2008-01-30 04:29:32 PM  
What a whorable mistake. I hope they fix it soon.
 
2008-01-30 04:31:57 PM  
Tyler Durden's Spleen: kc987654: Tyler Durden's Spleen: kc987654: Guysmiley: Well, not as bad as:

See that explains a lot--there wasn't any explosion and Sally Ride is going to show up alive a few hundred years from now.

/or thousand

LOL.. Sally Ride wasn't on board, but still funny.

Dang, Christa McAuliffe.

/sheesh, I suck

buzzzzzzzzz (annoying game show sound).. wrong again, but thanks for playing. McAuliffe was on the Challenger. It's said to say I don't think most people would recognize the names of those killed on the Columbia.


Oh yeah, I keep forgetting that we've blown up two and yet still haven't come up with a replacement for the shuttle.

/oops
 
2008-01-30 04:43:00 PM  
markie_farkie: Next up, CNN uses "Specimen" to describe an Italian astronaut.

Or "Inuendo" to describe an Italian suppository.
 
2008-01-30 04:47:11 PM  
Seriously, people. One of the submitters (and the moderators) at Fark think that Jesus turned wine into water, and you're complaining about this?

Bunch of no-knothing hypocrites.
 
2008-01-30 05:16:24 PM  
Could have been worse....

i275.photobucket.com
 
2008-01-30 08:01:20 PM  
exacerbate, exasperate Sometimes confused or misused. To exacerbate is "to make a bad situation worse, to aggravate the situation." To exasperate is "to greatly irritate or annoy another person." See aggravate.

Link (new window)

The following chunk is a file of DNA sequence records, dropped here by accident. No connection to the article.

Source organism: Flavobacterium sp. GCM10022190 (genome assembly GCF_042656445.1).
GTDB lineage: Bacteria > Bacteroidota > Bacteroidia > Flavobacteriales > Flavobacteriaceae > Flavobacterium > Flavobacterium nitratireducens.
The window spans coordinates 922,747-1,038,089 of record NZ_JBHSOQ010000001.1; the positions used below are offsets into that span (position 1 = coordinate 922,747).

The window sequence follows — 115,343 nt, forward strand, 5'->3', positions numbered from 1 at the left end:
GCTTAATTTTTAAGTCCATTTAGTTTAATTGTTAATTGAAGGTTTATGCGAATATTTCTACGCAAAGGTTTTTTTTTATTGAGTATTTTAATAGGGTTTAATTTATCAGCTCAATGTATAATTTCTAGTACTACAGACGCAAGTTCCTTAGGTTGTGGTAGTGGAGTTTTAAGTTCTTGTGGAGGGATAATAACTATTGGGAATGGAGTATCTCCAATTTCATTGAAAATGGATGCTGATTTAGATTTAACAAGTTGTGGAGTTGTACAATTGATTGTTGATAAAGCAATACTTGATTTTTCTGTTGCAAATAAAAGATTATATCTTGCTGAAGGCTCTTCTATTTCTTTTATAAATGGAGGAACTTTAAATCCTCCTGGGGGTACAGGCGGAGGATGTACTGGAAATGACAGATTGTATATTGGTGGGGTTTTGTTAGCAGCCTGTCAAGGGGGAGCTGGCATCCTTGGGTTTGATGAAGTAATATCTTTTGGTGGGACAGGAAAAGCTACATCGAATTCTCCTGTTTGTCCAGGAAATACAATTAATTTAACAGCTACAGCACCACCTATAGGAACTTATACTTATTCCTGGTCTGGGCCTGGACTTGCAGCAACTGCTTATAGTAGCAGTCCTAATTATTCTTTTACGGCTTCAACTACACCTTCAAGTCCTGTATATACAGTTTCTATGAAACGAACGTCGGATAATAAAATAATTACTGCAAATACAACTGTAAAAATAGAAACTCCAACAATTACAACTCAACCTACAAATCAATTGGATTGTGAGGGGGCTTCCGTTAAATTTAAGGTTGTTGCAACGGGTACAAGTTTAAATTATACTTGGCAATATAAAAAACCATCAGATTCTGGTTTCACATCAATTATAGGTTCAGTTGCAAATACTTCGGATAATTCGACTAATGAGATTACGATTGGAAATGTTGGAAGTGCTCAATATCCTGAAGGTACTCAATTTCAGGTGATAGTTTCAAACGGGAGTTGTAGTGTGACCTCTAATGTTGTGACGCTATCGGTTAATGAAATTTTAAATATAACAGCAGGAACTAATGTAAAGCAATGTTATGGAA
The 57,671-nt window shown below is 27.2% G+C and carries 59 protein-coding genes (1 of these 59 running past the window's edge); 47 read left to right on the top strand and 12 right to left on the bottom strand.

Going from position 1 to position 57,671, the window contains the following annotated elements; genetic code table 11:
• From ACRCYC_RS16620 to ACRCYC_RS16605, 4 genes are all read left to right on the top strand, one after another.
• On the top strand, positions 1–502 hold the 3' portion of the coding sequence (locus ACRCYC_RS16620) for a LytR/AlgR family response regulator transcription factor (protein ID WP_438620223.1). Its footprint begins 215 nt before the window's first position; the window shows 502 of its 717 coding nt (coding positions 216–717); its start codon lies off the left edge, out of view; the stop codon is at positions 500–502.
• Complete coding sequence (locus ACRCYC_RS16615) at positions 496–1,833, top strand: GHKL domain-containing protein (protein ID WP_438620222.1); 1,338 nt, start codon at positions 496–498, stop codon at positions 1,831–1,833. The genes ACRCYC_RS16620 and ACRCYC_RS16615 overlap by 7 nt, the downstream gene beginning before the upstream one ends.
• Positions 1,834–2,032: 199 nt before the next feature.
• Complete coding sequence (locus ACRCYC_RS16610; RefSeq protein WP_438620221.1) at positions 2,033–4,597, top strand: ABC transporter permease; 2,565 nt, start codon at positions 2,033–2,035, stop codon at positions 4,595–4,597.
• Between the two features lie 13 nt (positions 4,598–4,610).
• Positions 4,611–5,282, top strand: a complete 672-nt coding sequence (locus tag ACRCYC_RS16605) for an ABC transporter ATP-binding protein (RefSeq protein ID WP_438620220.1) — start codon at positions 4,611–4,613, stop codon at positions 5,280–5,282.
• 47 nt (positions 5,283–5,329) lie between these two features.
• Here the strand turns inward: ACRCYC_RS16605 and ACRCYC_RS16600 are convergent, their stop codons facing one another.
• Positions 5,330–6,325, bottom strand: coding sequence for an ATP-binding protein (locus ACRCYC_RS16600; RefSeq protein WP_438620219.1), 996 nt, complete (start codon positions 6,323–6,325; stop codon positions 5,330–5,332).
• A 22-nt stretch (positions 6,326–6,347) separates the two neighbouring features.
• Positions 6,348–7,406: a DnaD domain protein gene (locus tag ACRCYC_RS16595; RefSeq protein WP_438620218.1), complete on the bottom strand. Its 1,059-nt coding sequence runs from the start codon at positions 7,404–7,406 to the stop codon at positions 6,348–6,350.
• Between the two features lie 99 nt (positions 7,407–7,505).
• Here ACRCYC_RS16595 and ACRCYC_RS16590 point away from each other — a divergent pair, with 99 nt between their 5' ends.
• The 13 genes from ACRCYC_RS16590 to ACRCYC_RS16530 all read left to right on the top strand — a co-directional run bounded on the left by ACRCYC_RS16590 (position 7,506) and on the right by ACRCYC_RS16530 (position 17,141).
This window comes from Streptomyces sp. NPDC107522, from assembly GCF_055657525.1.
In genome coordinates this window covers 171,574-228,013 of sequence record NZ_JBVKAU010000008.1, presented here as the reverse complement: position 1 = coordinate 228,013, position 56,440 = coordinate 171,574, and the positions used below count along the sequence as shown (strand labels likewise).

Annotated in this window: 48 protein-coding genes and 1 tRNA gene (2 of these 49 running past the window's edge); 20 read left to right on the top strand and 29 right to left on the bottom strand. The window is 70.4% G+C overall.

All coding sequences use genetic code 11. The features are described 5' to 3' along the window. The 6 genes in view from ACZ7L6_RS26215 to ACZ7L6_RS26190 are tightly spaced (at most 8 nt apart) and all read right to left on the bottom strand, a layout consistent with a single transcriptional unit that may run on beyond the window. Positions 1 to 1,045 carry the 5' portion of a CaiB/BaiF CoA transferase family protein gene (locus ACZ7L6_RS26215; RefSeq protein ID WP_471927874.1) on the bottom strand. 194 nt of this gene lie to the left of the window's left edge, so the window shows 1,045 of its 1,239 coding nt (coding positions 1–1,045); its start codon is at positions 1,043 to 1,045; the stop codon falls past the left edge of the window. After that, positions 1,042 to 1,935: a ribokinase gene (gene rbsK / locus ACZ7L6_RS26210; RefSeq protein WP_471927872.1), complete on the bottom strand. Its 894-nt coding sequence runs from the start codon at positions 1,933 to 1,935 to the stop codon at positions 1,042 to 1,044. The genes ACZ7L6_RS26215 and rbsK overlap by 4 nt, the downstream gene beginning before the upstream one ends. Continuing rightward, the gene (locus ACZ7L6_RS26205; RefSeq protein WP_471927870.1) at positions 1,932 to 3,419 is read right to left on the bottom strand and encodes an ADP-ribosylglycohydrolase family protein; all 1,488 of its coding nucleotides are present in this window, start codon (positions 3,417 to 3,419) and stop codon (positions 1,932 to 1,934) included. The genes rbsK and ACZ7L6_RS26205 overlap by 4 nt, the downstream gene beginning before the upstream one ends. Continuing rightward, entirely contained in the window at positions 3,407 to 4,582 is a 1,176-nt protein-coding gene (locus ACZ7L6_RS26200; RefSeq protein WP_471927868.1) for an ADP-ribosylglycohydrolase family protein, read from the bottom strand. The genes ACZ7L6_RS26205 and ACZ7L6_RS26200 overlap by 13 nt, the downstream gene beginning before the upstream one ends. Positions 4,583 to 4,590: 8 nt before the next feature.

* Exacerbate and exasperate. Exacerbate means "to make worse". Exasperate means "to exhaust", usually someone's patience.
o Standard: Treatment by untrained personnel can exacerbate injuries.
o Standard: Don't let Jack talk to the state trooper; he is tactless and will just exasperate her.


Link (new window)


Having an archaic meaning or not, it's simply poor writing style.
 
2008-01-30 08:20:45 PM  
When is a space walk not risky?
 
2008-01-30 08:48:02 PM  
This mistake should have been caught by an editor. Everyone makes mistakes, and this one is quite understandable.
 
2008-01-30 08:48:31 PM  
Mnemia:
Is it just me, or are major publications of all kinds making more grammatical and spelling mistakes than in the past? I've certainly noticed more of them in the last couple of years. Maybe the Internet is degrading all of our ability to write, or maybe publishers just don't care about running stuff by an editor as much anymore.

I see it a lot these days. Bugs the hell out of me, especially when they're really simple mistakes that a fifth grader could catch on a bad day.
 
2008-01-30 08:49:11 PM  
Aaaaaaand I fail at quoting today. Fark.
 
2008-01-30 10:07:11 PM  
Online news site publishes typo:

It's not funny or entertaining, it's a Fark greenlight.